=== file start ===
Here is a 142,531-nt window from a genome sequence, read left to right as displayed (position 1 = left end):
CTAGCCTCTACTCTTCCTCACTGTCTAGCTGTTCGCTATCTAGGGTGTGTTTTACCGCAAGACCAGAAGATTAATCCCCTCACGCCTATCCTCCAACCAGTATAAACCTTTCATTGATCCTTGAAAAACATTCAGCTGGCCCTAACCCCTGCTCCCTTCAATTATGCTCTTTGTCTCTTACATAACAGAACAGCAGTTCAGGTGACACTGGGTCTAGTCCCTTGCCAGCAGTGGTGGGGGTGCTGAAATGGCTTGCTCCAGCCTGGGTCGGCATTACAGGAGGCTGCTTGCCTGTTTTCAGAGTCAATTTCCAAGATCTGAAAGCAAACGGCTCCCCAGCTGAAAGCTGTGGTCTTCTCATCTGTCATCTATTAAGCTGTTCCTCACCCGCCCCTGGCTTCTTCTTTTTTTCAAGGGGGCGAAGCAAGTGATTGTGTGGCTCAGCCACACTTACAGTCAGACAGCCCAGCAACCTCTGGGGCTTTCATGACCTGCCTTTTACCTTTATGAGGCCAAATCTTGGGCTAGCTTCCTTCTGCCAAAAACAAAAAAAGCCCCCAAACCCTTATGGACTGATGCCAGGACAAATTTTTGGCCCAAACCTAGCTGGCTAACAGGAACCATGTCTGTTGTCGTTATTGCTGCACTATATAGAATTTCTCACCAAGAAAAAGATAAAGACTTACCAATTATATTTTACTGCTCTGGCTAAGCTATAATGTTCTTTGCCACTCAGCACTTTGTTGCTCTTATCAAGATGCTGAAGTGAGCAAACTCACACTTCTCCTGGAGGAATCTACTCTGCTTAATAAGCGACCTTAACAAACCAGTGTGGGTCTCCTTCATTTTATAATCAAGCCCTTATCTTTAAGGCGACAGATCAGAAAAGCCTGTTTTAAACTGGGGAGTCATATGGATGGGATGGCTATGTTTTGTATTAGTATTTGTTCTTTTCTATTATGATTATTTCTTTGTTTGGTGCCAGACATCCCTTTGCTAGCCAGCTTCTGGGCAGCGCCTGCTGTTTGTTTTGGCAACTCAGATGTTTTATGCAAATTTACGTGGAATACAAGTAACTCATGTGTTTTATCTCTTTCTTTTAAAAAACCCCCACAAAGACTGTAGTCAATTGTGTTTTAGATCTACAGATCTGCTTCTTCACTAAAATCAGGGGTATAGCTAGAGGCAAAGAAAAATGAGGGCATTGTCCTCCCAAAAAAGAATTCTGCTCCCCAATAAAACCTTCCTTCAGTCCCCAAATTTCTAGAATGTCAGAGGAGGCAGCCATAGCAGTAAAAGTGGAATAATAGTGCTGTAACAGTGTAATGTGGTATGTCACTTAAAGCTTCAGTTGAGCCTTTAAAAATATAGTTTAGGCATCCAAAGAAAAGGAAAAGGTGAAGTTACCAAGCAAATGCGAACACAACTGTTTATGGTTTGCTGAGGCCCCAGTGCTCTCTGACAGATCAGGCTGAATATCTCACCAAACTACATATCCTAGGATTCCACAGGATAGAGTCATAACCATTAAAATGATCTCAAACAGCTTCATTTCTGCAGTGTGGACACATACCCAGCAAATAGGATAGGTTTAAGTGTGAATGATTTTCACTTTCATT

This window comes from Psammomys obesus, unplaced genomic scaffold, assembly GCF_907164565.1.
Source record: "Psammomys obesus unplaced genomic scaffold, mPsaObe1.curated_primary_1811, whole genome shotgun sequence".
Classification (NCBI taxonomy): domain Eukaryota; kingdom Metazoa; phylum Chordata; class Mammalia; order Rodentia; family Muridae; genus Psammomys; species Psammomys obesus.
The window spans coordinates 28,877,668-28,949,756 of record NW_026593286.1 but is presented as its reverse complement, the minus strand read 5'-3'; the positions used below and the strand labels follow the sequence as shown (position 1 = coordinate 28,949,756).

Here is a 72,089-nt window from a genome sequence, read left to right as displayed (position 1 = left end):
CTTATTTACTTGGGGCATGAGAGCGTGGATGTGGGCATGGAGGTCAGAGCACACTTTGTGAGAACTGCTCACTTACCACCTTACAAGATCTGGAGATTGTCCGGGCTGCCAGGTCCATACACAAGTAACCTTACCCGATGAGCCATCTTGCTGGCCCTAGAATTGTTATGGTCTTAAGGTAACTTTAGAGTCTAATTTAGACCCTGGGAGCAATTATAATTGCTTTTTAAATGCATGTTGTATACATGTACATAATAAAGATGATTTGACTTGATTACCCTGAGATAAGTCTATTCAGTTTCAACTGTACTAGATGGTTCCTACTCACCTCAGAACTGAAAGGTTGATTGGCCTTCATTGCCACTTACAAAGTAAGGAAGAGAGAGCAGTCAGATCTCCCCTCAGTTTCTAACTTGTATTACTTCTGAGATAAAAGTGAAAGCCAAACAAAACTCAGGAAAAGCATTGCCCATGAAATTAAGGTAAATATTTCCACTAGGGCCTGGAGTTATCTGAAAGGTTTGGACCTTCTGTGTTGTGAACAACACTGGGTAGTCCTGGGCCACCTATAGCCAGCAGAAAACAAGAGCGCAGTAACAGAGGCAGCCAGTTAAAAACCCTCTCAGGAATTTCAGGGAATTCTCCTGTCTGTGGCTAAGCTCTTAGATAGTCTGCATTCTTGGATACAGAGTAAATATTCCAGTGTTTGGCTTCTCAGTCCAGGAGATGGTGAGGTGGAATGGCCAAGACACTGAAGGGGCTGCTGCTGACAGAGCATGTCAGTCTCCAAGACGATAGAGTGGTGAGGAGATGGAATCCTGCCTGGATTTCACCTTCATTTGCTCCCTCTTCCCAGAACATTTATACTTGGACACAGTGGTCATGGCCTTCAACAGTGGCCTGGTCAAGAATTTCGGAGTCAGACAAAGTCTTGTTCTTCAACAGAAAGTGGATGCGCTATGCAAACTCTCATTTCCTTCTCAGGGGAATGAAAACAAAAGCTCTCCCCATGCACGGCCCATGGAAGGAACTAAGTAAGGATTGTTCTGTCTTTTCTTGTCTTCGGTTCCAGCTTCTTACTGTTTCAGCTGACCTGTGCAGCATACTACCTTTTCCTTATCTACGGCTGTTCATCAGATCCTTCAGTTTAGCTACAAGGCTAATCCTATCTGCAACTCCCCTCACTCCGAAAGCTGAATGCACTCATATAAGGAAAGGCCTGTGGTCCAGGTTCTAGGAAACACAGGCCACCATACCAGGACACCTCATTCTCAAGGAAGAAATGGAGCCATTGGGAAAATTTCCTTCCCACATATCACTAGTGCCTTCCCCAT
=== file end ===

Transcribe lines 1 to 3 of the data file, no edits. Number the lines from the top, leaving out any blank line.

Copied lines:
Here is a 142,531-nt window from a genome sequence, read left to right as displayed (position 1 = left end):
CTAGCCTCTACTCTTCCTCACTGTCTAGCTGTTCGCTATCTAGGGTGTGTTTTACCGCAAGACCAGAAGATTAATCCCCTCACGCCTATCCTCCAACCAGTATAAACCTTTCATTGATCCTTGAAAAACATTCAGCTGGCCCTAACCCCTGCTCCCTTCAATTATGCTCTTTGTCTCTTACATAACAGAACAGCAGTTCAGGTGACACTGGGTCTAGTCCCTTGCCAGCAGTGGTGGGGGTGCTGAAATGGCTTGCTCCAGCCTGGGTCGGCATTACAGGAGGCTGCTTGCCTGTTTTCAGAGTCAATTTCCAAGATCTGAAAGCAAACGGCTCCCCAGCTGAAAGCTGTGGTCTTCTCATCTGTCATCTATTAAGCTGTTCCTCACCCGCCCCTGGCTTCTTCTTTTTTTCAAGGGGGCGAAGCAAGTGATTGTGTGGCTCAGCCACACTTACAGTCAGACAGCCCAGCAACCTCTGGGGCTTTCATGACCTGCCTTTTACCTTTATGAGGCCAAATCTTGGGCTAGCTTCCTTCTGCCAAAAACAAAAAAAGCCCCCAAACCCTTATGGACTGATGCCAGGACAAATTTTTGGCCCAAACCTAGCTGGCTAACAGGAACCATGTCTGTTGTCGTTATTGCTGCACTATATAGAATTTCTCACCAAGAAAAAGATAAAGACTTACCAATTATATTTTACTGCTCTGGCTAAGCTATAATGTTCTTTGCCACTCAGCACTTTGTTGCTCTTATCAAGATGCTGAAGTGAGCAAACTCACACTTCTCCTGGAGGAATCTACTCTGCTTAATAAGCGACCTTAACAAACCAGTGTGGGTCTCCTTCATTTTATAATCAAGCCCTTATCTTTAAGGCGACAGATCAGAAAAGCCTGTTTTAAACTGGGGAGTCATATGGATGGGATGGCTATGTTTTGTATTAGTATTTGTTCTTTTCTATTATGATTATTTCTTTGTTTGGTGCCAGACATCCCTTTGCTAGCCAGCTTCTGGGCAGCGCCTGCTGTTTGTTTTGGCAACTCAGATGTTTTATGCAAATTTACGTGGAATACAAGTAACTCATGTGTTTTATCTCTTTCTTTTAAAAAACCCCCACAAAGACTGTAGTCAATTGTGTTTTAGATCTACAGATCTGCTTCTTCACTAAAATCAGGGGTATAGCTAGAGGCAAAGAAAAATGAGGGCATTGTCCTCCCAAAAAAGAATTCTGCTCCCCAATAAAACCTTCCTTCAGTCCCCAAATTTCTAGAATGTCAGAGGAGGCAGCCATAGCAGTAAAAGTGGAATAATAGTGCTGTAACAGTGTAATGTGGTATGTCACTTAAAGCTTCAGTTGAGCCTTTAAAAATATAGTTTAGGCATCCAAAGAAAAGGAAAAGGTGAAGTTACCAAGCAAATGCGAACACAACTGTTTATGGTTTGCTGAGGCCCCAGTGCTCTCTGACAGATCAGGCTGAATATCTCACCAAACTACATATCCTAGGATTCCACAGGATAGAGTCATAACCATTAAAATGATCTCAAACAGCTTCATTTCTGCAGTGTGGACACATACCCAGCAAATAGGATAGGTTTAAGTGTGAATGATTTTCACTTTCATT

This window comes from Psammomys obesus, unplaced genomic scaffold, assembly GCF_907164565.1.